7. The hate is swelling in you now. Give in to your anger. With each passing moment you make yourself more my servant. It is unavoidable. It is your destiny.
    Good! Use your aggressive feelings, boy. Let the hate flow through you!

  8. I think these should be called overviews…a review implies you are going to actually assess the value and performance of the club. I am yet to see a club were the takeaway is ‘it’s pretty redundant to what is already in the marketplace from the brand, save your money’

    Not saying this club would deserve that review…it would just be a nice change of pace for clubs to actually be reviewed rather than whatever this is considered

  9. “but more dynamic lofting at impact that generates increased face closure for added draw bias.” a draw is hit with a face angle open to the target. how does increased face closure create draw bias?

    • it creates a pull-straight ball or pull-hook for the over-the-top slicer, since their path won’t have changed. Draw bias just sounds a tiny bit more appealing though lol

    • Still has to be closed to the path though. And open to the target is only necessary if you’re hitting a push draw. If I line up 10 yards right of my end-target, swing with a zero path and a slightly negative face to path, I’m still going to hit a right to left shot.

  10. Allright price of M1 drivers sure to drop. Can’t wait for my $100 M1 head. ;)
    TM makes great driver imo and the more frequent the release schedule the better for the used club guys.

    • Unfortunately for you their product life cycles have gotten longer recently. You want a company that’s releasing more drivers then TaylorMade you might want to look at Callaway.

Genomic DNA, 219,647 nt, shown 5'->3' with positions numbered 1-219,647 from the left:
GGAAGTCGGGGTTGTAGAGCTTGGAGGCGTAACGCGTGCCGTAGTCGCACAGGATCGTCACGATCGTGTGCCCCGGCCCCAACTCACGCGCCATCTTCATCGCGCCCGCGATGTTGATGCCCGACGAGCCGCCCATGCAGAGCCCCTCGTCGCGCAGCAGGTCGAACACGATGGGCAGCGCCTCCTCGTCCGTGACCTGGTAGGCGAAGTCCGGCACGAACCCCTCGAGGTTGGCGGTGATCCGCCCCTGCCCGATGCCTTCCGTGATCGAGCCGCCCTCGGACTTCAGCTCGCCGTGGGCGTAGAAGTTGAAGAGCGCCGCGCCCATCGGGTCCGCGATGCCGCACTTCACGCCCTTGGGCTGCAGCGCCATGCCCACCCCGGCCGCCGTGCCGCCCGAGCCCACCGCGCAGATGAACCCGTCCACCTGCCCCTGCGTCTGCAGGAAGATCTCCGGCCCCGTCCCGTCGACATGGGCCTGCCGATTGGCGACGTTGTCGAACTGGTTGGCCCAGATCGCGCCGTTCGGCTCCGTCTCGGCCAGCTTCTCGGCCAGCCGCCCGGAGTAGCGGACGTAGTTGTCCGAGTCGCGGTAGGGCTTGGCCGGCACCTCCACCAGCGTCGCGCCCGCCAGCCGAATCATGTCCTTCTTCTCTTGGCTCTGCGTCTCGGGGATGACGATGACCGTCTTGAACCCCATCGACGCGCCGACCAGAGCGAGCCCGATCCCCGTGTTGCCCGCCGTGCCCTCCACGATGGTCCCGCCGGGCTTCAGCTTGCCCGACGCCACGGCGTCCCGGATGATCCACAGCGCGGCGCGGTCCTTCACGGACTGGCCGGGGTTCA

11. One of the conundrums for golf equipment manufacturers is that their pro’s play the most unforgiving clubs. They are the clubs that require the least amount of innovation and engineering, thus the least amount of R&D costs. These clubs should sell for the least amount of money, but how do you advertise having your pro’s hitting your cheapest clubs? So now some pro’s are hitting the middle tier clubs (and I think they should too since those have improved massively) they can now position those as the premier clubs. MBs and CBs are not the top tier clubs (they are in terms of skill level but not overall sales impact or unit price) so the middle tier are a boon for them. The real GI clubs I think are the ones where they used to spend the most R&D on, but really not many people want to carry around shovels even if they are better for their score. GI clubs really allow slower swing speed players to hit iron shots effectively, and are probably the most expensive to design and produce.

    Never fully dug into this, but maybe we can see an article written by someone who knows what they are talking about?

  12. Taylor Made has made great drivers. I still continue to use the RBZ Tour. I have hit all the drivers since that one and none compare. I really think that TM crowds the landscape with their too frequent offerings. Maybe, it will work for some and the others that like to spend on the newest every year but many of us can and will use something older just as well.

  13. Brothers of GolfWRX:

    I hereby vow to never purchase a single TaylorMade product for the rest of my life and I hope you will all join me in this pledge.